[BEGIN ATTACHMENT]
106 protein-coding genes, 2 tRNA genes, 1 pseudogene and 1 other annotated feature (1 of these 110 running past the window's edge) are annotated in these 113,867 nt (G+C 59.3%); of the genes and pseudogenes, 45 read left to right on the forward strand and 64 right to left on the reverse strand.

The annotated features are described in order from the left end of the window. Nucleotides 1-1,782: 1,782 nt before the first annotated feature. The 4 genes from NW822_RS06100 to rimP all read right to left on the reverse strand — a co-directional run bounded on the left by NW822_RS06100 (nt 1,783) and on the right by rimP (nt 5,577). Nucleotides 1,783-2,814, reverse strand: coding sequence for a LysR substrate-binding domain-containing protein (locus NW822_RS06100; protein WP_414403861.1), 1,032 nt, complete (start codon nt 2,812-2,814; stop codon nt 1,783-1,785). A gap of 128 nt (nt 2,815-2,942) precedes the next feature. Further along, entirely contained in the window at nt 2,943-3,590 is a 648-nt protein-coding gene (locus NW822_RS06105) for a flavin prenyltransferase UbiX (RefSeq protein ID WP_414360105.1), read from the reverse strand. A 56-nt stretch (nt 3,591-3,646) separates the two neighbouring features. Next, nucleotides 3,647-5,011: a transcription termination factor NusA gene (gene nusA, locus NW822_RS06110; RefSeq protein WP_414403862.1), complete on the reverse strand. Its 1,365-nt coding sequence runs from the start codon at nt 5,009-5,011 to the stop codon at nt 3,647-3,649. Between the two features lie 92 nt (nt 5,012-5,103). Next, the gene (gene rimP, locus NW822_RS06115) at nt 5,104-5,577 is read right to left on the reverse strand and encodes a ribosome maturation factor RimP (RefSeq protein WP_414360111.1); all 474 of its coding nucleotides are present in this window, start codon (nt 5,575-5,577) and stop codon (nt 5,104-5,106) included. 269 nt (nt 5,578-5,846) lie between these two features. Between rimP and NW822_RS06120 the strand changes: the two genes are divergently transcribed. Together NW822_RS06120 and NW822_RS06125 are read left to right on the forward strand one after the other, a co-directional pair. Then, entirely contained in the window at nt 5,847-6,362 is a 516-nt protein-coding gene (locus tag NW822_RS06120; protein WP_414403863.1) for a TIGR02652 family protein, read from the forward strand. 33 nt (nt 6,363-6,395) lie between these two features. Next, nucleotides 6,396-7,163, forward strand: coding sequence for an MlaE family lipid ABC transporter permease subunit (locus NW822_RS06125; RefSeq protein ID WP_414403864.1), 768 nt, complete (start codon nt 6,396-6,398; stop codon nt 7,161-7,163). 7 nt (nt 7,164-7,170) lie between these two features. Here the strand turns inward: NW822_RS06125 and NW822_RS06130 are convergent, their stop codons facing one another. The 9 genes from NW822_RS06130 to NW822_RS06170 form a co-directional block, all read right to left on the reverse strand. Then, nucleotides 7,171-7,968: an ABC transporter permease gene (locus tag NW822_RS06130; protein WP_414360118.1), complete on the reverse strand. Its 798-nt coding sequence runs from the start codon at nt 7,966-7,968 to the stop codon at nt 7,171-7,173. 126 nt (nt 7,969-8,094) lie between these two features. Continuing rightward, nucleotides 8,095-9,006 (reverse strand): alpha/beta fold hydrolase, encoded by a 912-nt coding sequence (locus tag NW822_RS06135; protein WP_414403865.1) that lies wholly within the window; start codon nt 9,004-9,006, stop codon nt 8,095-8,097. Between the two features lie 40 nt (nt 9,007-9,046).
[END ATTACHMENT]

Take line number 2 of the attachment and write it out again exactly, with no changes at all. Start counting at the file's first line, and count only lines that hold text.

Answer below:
The annotated features are described in order from the left end of the window. Nucleotides 1-1,782: 1,782 nt before the first annotated feature. The 4 genes from NW822_RS06100 to rimP all read right to left on the reverse strand — a co-directional run bounded on the left by NW822_RS06100 (nt 1,783) and on the right by rimP (nt 5,577). Nucleotides 1,783-2,814, reverse strand: coding sequence for a LysR substrate-binding domain-containing protein (locus NW822_RS06100; protein WP_414403861.1), 1,032 nt, complete (start codon nt 2,812-2,814; stop codon nt 1,783-1,785). A gap of 128 nt (nt 2,815-2,942) precedes the next feature. Further along, entirely contained in the window at nt 2,943-3,590 is a 648-nt protein-coding gene (locus NW822_RS06105) for a flavin prenyltransferase UbiX (RefSeq protein ID WP_414360105.1), read from the reverse strand. A 56-nt stretch (nt 3,591-3,646) separates the two neighbouring features. Next, nucleotides 3,647-5,011: a transcription termination factor NusA gene (gene nusA, locus NW822_RS06110; RefSeq protein WP_414403862.1), complete on the reverse strand. Its 1,365-nt coding sequence runs from the start codon at nt 5,009-5,011 to the stop codon at nt 3,647-3,649. Between the two features lie 92 nt (nt 5,012-5,103). Next, the gene (gene rimP, locus NW822_RS06115) at nt 5,104-5,577 is read right to left on the reverse strand and encodes a ribosome maturation factor RimP (RefSeq protein WP_414360111.1); all 474 of its coding nucleotides are present in this window, start codon (nt 5,575-5,577) and stop codon (nt 5,104-5,106) included. 269 nt (nt 5,578-5,846) lie between these two features. Between rimP and NW822_RS06120 the strand changes: the two genes are divergently transcribed. Together NW822_RS06120 and NW822_RS06125 are read left to right on the forward strand one after the other, a co-directional pair. Then, entirely contained in the window at nt 5,847-6,362 is a 516-nt protein-coding gene (locus tag NW822_RS06120; protein WP_414403863.1) for a TIGR02652 family protein, read from the forward strand. 33 nt (nt 6,363-6,395) lie between these two features. Next, nucleotides 6,396-7,163, forward strand: coding sequence for an MlaE family lipid ABC transporter permease subunit (locus NW822_RS06125; RefSeq protein ID WP_414403864.1), 768 nt, complete (start codon nt 6,396-6,398; stop codon nt 7,161-7,163). 7 nt (nt 7,164-7,170) lie between these two features. Here the strand turns inward: NW822_RS06125 and NW822_RS06130 are convergent, their stop codons facing one another. The 9 genes from NW822_RS06130 to NW822_RS06170 form a co-directional block, all read right to left on the reverse strand. Then, nucleotides 7,171-7,968: an ABC transporter permease gene (locus tag NW822_RS06130; protein WP_414360118.1), complete on the reverse strand. Its 798-nt coding sequence runs from the start codon at nt 7,966-7,968 to the stop codon at nt 7,171-7,173. 126 nt (nt 7,969-8,094) lie between these two features. Continuing rightward, nucleotides 8,095-9,006 (reverse strand): alpha/beta fold hydrolase, encoded by a 912-nt coding sequence (locus tag NW822_RS06135; protein WP_414403865.1) that lies wholly within the window; start codon nt 9,004-9,006, stop codon nt 8,095-8,097. Between the two features lie 40 nt (nt 9,007-9,046).